Steel that holds the best edge?

Joshua J.

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If someone would treat T-15 to 71 Rc like the specs say it can, I bet that would give S125V a run for its money.
 

Joshua J.

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If you want suggestions that are available for purchase I'd pick up something from Spyderco in ZDP-189 or CPM M-4. There's a S90V Para 2 sprint in the works as well.
 
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Funny you should ask. I have a crazy idea I am toying with.

I have an issue with my box cutter at work. It is a nice model, but the blades we get are crap. They are reversible, but the edge wears out in three to four nights max. We are running through blades like crazy, and I hate wasting so much metal. So I was going to talk to some of the custom knife makers on here to see if I could have one made. The best case scenario would be that I could take it home and resharpen it. :)

I am just gathering info right now. What do you think of my crazy idea? :D

The metal would go under minimal stress and almost never come in contact with water and would be cutting cardboard boxes (lots of them) and some thin plastic. So it doesn't need to be amazing in all aspects, just holding an edge.

I would go with S90V (if you can find it), or ZDP-189 RC'ed to 62-63+.

CPM M4 is a nice steel, but it gets spanked for edge retention by the above.
 
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I would put M390 on the list. My own use suggests that it has better edge retention than S30V, Elmax(Bohler themselves say as much), and CTS-XHP. I don't have anything in S90V to compare it to, but given that the BM 755 MPR is in mass production with the steel(along with more knives in Limited Edition), I'd say the better availability makes up for that:thumbup:.
 
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ya beat me to it - but of the 2 my vote is for the M4 - now appears the preferred bladesteel for BSI competition

I'm with Antonio. M4 is my favorite steel these days. ZDP-189 is great and can take a high hardness and a very thin edge - making great "slicers". But M4 is a much better compromise between edge holding and toughness.

TedP
 
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This is the best comparison I've seen, but still not comprehensive. Well worth a look and maybe a little surprising:

http://www.bladeforums.com/forums/s...based-on-Edge-Retention-cutting-5-8-quot-rope

Edit: Just saw that Sonnydaze beat me to it. Oh well, it's worth posting twice. Also, it can't be stressed enough how much difference the heat treat makes. Two knives from different makers that have the same steel can perform VERY differently.
 
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I was so confused when reading this thread, and then I realized it was over two years old. Rev Devil had ZDP-189 (along with M4), and I thought, he knows better than that. Anyway Jim's thread is awesome, but I think 15V and S125V which was mentioned early on is still one of the top dogs in pure edge retention. Not too practical, but you would expect something that is truly pushing the upper limits of what we know now to be a major compromise.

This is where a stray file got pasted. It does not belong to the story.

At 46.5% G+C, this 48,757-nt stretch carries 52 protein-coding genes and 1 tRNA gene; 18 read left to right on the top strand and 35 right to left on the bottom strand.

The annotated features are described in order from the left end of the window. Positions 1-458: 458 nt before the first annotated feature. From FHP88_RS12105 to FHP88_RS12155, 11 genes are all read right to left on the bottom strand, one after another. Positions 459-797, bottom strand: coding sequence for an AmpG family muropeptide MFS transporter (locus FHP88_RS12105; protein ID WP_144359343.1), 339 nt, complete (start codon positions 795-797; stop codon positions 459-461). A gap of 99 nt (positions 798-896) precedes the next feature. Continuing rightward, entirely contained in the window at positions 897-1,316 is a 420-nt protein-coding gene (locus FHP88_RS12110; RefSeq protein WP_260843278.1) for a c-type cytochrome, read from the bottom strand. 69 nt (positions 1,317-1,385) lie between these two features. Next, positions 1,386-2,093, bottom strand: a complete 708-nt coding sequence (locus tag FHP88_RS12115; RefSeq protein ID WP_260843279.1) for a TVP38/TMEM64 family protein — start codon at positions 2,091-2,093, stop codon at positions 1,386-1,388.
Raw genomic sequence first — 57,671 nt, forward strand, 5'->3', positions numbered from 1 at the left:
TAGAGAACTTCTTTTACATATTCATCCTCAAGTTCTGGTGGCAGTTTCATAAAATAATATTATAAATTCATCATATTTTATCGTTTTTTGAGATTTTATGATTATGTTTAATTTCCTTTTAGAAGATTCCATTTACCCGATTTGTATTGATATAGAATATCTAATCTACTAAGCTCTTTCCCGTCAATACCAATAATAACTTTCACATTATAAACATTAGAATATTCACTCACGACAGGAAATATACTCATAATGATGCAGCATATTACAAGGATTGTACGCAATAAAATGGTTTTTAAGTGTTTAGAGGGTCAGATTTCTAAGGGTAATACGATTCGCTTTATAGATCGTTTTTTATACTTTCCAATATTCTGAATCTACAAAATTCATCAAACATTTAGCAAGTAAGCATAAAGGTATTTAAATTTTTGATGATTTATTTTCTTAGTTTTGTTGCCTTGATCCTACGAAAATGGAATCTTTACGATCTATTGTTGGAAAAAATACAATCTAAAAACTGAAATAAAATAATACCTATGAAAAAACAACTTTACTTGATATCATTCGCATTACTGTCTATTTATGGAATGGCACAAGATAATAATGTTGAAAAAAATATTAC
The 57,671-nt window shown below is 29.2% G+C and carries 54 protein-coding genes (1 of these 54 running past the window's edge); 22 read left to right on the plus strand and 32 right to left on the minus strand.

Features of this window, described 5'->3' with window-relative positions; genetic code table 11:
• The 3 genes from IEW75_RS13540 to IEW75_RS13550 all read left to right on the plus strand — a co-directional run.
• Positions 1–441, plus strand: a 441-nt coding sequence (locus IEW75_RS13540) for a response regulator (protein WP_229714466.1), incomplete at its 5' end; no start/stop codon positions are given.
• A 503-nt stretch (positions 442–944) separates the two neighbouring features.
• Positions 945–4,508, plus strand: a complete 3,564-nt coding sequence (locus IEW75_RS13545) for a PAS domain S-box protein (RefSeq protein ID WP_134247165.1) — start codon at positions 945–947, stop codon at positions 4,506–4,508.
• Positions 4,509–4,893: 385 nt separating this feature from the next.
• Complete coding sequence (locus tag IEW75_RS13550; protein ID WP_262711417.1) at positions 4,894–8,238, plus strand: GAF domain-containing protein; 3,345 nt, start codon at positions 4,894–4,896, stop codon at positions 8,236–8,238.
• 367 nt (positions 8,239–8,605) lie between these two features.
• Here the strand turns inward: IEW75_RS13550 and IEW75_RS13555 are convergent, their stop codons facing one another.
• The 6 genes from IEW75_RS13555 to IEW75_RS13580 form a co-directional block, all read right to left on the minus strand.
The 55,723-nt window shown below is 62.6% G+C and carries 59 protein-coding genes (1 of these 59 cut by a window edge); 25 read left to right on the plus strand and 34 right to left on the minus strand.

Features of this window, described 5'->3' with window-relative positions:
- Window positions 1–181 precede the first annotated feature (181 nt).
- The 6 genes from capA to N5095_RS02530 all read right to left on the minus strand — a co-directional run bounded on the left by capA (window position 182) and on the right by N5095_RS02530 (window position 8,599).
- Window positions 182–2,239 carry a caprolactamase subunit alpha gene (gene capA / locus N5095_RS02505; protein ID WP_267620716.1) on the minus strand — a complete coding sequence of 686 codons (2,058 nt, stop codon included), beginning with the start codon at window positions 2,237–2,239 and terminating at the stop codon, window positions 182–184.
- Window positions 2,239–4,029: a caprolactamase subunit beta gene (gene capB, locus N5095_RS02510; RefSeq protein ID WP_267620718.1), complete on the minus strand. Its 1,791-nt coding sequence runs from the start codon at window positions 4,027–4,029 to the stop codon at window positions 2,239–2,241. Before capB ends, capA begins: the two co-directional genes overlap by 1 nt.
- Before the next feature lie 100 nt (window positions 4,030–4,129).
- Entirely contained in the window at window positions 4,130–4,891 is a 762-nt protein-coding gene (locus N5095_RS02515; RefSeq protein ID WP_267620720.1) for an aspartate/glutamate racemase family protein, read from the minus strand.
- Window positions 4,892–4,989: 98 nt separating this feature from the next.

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Knives dull by different mechanisms. Different steel/heat treat combinations better resist dulling by those different mechanisms. Without specifics of what type of usage we're talking about, any discussion of "edge holding" is pointless.
 
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D2, D3 (Ivan Campos uses D3 occasionally), S30V, S35Vn and VG-10 seem pretty close. Overall I'd give the edge (sorry:D) to D3; I can chop a 2 x 4 in half with my American Standard Tanto from Ivan Campos (1/4" thick blade, 35 degree chisel edge) and still shave with it. Among high carbon steels I find that 52100 takes the best edge.
 
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Ankerson

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From the steels I have tested it would be CPM S110V, CPM 10V, and K294 all at optimal hardness of 64-65 RC, in Customs...
 
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I would think CPM-REX-121 would be up there with optimum ht- same with k390, 10v and s110v. i think Maxamet will be up there, its not out on any knives yet. Will be on one of the new kershaws, cant remember the model No.
 

me2

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Has anyone had any experience with M2 steel?

M2 holds a verygood edge IME. I have only used it in my home made knives, but it was ahead of everything Ihad tested at the time, vg10, 425M, s60v, 440c, 154cm, O1, and 8cr13mov.
 
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According to Knives Illustrated in October of 2010, Bob Dozier ground six knives out six different steels. All steels were ground from 0.125" stock and were each heat treated to 60-61 Rockwell. The test was cutting cards comprised of 5% silica with 50 newtons of force applied over a 40mm cutting stroke measured at 50mm/second. The results are as follows:

STEEL # OF CARDS
10V 1044
S60V 1030
S90V 1014
3V 682
S30V 541
154CM 468
 
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Ankerson

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According to Knives Illustrated in October of 2010, Bob Dozier ground six knives out six different steels. All steels were ground from 0.125" stock and were each heat treated to 60-61 Rockwell. The test was cutting cards comprised of 5% silica with 50 newtons of force applied over a 40mm cutting stroke measured at 50mm/second. The results are as follows:

STEEL # OF CARDS
10V 1044
S60V 1030
S90V 1014
3V 682
S30V 541
154CM 468


The hardness is low for 10V.....
 
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